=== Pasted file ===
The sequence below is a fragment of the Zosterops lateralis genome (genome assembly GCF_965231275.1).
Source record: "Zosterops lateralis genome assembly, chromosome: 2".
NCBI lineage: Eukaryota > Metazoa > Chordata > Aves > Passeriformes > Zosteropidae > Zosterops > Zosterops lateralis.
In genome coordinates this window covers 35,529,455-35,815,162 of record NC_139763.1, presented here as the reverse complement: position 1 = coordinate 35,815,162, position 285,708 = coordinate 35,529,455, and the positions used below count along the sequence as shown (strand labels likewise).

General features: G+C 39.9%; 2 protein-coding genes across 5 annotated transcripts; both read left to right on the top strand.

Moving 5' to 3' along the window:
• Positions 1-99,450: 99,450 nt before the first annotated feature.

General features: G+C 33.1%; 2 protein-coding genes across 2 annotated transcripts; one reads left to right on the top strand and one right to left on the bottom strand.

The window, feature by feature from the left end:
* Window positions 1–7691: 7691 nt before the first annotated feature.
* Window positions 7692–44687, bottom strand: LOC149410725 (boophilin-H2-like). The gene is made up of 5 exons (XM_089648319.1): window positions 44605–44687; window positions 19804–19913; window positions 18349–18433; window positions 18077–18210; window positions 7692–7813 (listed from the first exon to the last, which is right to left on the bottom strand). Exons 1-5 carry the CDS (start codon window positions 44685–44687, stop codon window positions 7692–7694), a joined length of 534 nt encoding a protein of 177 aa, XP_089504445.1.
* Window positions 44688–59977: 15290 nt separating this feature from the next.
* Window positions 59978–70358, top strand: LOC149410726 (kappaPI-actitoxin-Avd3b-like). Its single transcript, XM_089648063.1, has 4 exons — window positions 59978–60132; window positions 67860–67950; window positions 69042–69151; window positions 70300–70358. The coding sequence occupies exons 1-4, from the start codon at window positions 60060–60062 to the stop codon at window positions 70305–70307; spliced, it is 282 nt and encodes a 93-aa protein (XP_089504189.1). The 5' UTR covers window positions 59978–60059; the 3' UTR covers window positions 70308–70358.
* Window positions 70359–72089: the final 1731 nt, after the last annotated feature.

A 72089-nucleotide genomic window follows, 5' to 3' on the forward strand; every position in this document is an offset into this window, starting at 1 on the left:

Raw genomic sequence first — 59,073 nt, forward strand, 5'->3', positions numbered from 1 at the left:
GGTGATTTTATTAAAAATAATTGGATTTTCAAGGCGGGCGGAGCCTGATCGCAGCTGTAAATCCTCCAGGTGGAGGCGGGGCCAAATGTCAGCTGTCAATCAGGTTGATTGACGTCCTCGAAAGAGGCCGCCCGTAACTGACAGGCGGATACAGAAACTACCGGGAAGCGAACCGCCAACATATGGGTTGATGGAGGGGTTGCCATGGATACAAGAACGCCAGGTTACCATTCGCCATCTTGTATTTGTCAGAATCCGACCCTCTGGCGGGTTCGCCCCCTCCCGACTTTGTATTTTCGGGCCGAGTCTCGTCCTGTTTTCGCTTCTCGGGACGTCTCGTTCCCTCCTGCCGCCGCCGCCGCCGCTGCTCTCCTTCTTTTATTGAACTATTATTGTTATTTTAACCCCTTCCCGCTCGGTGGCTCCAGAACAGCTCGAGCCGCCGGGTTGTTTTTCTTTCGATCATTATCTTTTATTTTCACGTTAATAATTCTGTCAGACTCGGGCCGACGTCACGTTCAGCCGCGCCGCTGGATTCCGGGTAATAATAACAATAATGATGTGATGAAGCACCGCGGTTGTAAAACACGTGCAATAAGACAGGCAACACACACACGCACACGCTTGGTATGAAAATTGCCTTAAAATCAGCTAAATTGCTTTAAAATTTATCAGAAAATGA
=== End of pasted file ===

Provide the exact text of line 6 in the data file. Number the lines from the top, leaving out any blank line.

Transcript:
Moving 5' to 3' along the window: